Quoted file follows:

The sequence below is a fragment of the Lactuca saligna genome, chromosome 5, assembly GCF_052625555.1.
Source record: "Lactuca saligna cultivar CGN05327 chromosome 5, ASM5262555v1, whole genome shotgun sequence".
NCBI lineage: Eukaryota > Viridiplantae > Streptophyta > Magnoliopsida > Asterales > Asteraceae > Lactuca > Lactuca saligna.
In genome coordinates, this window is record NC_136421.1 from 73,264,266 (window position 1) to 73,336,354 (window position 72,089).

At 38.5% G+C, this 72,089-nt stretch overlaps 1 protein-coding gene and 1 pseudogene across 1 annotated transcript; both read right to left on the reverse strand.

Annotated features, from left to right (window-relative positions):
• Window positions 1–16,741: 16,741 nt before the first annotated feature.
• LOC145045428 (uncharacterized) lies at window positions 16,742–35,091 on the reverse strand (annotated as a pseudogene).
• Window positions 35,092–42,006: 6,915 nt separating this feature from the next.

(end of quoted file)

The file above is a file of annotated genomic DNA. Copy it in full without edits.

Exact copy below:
The sequence below is a fragment of the Lactuca saligna genome, chromosome 5, assembly GCF_052625555.1.
Source record: "Lactuca saligna cultivar CGN05327 chromosome 5, ASM5262555v1, whole genome shotgun sequence".
NCBI lineage: Eukaryota > Viridiplantae > Streptophyta > Magnoliopsida > Asterales > Asteraceae > Lactuca > Lactuca saligna.
In genome coordinates, this window is record NC_136421.1 from 73,264,266 (window position 1) to 73,336,354 (window position 72,089).

At 38.5% G+C, this 72,089-nt stretch overlaps 1 protein-coding gene and 1 pseudogene across 1 annotated transcript; both read right to left on the reverse strand.

Annotated features, from left to right (window-relative positions):
• Window positions 1–16,741: 16,741 nt before the first annotated feature.
• LOC145045428 (uncharacterized) lies at window positions 16,742–35,091 on the reverse strand (annotated as a pseudogene).
• Window positions 35,092–42,006: 6,915 nt separating this feature from the next.